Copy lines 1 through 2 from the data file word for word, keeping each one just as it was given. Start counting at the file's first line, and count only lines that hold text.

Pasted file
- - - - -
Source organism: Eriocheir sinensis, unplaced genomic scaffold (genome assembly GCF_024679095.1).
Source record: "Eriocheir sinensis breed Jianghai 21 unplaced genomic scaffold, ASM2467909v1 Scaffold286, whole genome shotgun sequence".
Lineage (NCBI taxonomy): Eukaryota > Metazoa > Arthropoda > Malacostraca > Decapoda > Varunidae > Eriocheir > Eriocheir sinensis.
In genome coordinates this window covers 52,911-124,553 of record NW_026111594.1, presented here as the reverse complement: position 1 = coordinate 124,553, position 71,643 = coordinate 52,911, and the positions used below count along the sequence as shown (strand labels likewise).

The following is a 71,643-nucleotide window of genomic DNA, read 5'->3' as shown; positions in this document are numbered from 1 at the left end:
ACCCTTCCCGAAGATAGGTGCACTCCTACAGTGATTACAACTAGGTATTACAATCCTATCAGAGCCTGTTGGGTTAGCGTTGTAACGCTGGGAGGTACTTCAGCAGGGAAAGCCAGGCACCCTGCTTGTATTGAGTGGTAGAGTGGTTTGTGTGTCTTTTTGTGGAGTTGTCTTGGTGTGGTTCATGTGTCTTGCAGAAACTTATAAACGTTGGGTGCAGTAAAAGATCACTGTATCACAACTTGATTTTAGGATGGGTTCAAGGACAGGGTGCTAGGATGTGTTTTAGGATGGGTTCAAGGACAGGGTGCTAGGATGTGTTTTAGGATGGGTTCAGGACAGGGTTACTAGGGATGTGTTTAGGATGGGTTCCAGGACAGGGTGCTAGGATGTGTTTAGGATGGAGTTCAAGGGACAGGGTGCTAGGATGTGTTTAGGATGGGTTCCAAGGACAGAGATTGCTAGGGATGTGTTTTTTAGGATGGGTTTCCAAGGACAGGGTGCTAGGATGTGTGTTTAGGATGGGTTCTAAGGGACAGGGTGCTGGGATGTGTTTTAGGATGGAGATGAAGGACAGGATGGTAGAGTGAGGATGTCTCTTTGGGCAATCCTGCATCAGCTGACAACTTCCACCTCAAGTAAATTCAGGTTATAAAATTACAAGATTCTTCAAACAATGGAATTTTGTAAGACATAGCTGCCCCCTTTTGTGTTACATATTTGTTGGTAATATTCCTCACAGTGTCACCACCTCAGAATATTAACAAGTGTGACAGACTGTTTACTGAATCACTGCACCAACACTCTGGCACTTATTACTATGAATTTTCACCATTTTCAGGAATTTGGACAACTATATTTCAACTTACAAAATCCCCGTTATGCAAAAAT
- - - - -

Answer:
Source organism: Eriocheir sinensis, unplaced genomic scaffold (genome assembly GCF_024679095.1).
Source record: "Eriocheir sinensis breed Jianghai 21 unplaced genomic scaffold, ASM2467909v1 Scaffold286, whole genome shotgun sequence".